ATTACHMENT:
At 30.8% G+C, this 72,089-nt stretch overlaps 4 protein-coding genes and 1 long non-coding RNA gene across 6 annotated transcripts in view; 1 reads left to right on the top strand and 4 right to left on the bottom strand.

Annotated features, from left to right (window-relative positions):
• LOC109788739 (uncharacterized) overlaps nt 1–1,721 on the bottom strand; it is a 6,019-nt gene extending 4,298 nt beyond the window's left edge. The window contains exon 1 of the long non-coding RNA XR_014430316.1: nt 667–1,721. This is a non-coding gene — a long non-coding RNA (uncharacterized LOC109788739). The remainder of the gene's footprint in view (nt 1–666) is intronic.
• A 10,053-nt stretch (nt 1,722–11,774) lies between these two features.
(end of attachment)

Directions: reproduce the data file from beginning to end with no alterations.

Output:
At 30.8% G+C, this 72,089-nt stretch overlaps 4 protein-coding genes and 1 long non-coding RNA gene across 6 annotated transcripts in view; 1 reads left to right on the top strand and 4 right to left on the bottom strand.

Annotated features, from left to right (window-relative positions):
• LOC109788739 (uncharacterized) overlaps nt 1–1,721 on the bottom strand; it is a 6,019-nt gene extending 4,298 nt beyond the window's left edge. The window contains exon 1 of the long non-coding RNA XR_014430316.1: nt 667–1,721. This is a non-coding gene — a long non-coding RNA (uncharacterized LOC109788739). The remainder of the gene's footprint in view (nt 1–666) is intronic.
• A 10,053-nt stretch (nt 1,722–11,774) lies between these two features.